‘The Doors Didn’t Open Easily’ on Her Path to ‘Cinderella’

Following Broadway performances (Miss Saigon, Guys and Dolls, How to Succeed in Business Without Really Trying) as an ensemble member, Hunter became a dance captain, the one who teaches the choreography for every character in the show. In 2002, Rob Ashford, the director of “Thoroughly Modern Millie,” requested her to be his choreographic colleague while she was on stage.

“I knew JoAnn would be crucial,” Ashford remarked over the phone. “She was usually the brightest person in the room as well as the best dancer.” In the wake of a recent divorce, Hunter felt unsure. After hearing “aarghhhh,” she responded, “Aaarghhhh.” But she couldn’t let the opportunity pass her by without trying.

According to Ashford, she is a “genuine problem solver” and “a fantastic collaborator”. For a musical, the choreographer’s job is getting inside the director’s head and interpreting that vision into their own work. She was always concerned with the show’s objectives.”

“Spring Awakening” director Michael Mayer said in an interview that one of Hunter’s greatest gifts is to “understand why the steps are there, what the characters are trying to accomplish through movement, and how movement is in conversation with other elements of the show, even though at that point she hasn’t made up moves.” Michael Mayer hired Hunter in 2006 to oversee Bill T. Jones choreography.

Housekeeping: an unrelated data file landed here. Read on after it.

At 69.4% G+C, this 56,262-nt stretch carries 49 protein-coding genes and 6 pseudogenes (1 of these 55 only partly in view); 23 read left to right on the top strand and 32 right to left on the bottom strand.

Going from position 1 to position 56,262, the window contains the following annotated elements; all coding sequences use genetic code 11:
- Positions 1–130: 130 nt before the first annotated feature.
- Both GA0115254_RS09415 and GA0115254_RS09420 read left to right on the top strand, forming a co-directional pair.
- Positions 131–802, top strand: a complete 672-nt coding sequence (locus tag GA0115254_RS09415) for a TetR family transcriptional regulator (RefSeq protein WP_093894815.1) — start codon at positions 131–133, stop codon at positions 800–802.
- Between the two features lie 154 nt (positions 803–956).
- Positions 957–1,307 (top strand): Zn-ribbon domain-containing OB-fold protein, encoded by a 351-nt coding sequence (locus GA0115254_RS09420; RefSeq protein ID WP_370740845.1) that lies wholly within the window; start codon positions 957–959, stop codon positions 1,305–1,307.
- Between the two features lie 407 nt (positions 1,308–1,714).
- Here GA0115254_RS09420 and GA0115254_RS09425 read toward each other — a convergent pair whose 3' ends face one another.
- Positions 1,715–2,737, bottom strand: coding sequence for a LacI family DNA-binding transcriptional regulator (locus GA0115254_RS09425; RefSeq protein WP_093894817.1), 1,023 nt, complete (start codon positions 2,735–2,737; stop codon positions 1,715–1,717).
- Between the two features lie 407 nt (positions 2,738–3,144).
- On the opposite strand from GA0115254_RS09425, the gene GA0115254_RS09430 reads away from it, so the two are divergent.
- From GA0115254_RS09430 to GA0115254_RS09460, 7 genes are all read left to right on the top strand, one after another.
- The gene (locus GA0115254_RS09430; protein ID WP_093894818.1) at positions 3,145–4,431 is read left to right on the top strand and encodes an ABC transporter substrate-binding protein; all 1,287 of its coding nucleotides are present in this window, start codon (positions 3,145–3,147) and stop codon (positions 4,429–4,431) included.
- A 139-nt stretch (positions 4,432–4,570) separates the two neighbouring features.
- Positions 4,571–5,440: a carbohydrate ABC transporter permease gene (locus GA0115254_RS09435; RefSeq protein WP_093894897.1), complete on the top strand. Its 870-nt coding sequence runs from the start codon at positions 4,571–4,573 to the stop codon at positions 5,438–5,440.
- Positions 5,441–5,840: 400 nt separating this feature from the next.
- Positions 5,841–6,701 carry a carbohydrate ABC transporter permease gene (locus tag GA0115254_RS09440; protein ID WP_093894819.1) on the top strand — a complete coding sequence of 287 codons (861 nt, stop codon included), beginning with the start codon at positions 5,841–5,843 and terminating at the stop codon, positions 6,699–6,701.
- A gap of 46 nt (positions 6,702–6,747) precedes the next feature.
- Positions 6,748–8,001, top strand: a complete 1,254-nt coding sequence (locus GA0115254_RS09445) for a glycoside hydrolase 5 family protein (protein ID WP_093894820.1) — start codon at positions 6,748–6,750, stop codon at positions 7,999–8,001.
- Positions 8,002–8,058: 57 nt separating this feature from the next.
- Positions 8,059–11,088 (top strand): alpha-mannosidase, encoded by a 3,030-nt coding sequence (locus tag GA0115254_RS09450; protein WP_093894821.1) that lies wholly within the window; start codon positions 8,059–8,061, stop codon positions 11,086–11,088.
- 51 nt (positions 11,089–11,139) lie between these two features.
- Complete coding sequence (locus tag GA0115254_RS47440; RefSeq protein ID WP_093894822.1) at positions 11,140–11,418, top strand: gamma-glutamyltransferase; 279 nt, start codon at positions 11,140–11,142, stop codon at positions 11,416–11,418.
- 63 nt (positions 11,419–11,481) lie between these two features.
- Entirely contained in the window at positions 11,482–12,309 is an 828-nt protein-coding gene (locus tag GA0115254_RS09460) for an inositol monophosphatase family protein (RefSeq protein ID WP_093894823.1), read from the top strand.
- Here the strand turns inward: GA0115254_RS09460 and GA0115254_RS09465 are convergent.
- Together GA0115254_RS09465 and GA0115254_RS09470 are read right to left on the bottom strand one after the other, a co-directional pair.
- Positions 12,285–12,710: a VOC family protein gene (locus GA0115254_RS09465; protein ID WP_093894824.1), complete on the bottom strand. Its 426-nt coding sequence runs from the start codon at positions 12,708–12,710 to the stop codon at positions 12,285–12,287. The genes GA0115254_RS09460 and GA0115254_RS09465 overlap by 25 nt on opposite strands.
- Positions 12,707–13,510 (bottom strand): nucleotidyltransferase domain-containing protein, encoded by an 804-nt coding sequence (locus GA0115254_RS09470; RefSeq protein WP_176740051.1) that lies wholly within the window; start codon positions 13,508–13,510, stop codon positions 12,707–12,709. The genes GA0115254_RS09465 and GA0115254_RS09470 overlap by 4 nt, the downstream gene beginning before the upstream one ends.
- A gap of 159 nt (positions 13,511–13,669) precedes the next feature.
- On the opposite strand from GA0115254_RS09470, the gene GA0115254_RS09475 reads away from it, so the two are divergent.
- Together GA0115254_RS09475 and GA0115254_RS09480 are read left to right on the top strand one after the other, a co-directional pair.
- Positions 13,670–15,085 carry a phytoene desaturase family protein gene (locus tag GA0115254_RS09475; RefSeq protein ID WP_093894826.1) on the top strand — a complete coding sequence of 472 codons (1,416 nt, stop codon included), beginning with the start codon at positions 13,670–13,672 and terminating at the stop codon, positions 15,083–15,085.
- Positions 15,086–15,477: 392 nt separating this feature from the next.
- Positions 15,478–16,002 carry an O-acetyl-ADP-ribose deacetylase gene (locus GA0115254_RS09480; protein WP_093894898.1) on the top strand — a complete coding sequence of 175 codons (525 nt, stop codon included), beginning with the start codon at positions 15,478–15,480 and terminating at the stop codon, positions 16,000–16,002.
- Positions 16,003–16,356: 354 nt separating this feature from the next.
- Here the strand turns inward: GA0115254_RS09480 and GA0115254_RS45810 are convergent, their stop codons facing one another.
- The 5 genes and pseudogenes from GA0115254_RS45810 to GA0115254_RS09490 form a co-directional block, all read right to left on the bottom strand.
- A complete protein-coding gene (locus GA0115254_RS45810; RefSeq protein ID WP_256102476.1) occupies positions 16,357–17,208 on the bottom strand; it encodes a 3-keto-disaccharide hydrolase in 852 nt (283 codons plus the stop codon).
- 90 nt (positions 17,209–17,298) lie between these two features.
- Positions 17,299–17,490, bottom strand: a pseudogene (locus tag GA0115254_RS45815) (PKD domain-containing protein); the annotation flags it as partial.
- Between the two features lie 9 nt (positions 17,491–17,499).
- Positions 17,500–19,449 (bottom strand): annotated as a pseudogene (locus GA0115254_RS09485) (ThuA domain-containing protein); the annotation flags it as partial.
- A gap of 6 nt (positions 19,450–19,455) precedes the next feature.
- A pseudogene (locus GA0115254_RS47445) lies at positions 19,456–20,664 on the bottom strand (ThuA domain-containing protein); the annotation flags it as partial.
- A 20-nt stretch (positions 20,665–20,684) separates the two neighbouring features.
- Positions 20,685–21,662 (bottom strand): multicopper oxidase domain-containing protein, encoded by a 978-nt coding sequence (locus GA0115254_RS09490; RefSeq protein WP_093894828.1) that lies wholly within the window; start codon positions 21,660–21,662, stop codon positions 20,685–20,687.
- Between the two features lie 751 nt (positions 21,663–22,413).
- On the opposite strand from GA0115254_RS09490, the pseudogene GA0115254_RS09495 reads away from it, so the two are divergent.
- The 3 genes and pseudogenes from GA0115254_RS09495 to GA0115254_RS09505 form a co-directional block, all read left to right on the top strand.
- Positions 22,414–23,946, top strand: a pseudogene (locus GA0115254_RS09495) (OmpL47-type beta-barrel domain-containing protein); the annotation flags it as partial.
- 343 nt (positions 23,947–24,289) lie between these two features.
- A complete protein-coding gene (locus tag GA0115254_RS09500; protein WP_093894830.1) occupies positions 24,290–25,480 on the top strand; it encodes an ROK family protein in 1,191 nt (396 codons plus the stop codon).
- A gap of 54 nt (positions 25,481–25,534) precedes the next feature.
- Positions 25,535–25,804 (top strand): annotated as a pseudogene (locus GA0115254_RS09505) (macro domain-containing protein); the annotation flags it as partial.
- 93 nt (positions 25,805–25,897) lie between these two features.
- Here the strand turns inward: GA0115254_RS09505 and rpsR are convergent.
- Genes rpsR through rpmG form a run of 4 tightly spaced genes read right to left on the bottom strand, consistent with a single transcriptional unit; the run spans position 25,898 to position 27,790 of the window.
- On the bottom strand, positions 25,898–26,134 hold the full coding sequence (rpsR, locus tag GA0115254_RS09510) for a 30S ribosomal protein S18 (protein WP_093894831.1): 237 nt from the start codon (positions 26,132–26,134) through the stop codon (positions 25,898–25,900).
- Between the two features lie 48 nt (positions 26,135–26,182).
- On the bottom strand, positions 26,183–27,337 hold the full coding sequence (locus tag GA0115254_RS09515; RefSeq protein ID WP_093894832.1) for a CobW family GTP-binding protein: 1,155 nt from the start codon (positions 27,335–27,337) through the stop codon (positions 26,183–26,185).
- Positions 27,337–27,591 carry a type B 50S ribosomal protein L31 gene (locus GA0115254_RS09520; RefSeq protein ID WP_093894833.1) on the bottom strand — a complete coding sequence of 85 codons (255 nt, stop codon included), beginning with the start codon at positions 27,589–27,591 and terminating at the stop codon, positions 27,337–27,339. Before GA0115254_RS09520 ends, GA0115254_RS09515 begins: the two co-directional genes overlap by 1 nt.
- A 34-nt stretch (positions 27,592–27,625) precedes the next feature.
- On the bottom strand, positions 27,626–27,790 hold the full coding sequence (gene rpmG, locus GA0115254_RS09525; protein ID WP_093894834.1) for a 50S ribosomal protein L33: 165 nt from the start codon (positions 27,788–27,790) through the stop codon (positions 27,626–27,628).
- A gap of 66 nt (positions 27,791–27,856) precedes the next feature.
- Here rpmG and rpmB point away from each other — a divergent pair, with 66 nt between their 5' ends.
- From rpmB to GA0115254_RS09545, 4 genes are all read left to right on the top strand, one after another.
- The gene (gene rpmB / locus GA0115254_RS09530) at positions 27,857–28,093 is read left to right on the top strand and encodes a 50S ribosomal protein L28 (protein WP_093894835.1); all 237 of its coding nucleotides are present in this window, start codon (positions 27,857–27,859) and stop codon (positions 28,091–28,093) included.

It was a 2008 U.S. tour of “Chitty Chitty Bang Bang” that marked Hunter’s first foray into freelance choreography for a musical. In Hunter’s memory, he thought, “I’m never going to find out unless I try this.” At least no one will have seen it if I’m horrible.

After being asked if she thought this type of insecurity was more prevalent among women, Hunter paused before responding. She had a point when she said that. “Men tend to try things without worrying if they have the experience,” says the author. The lack of female choreographers on Broadway didn’t assist her self-confidence, she said.

Although there are currently few female Broadway choreographers, this is beginning to change: Camille A. Brown, Michelle Dorrance, Ellenore Scott, and Ayodele Casel are all slated to choreograph upcoming Broadway productions. Hunter believed that musical theatre today had a greater representation of women.

The fact that she only ever worked with two female directors, Susan Stroman and Tina Landau, as a dancer is “incredible,” she remarked. “In the time, these issues, as well as ethnic diversity, are at the forefront of our minds.” I’m hoping it’s not just a passing trend.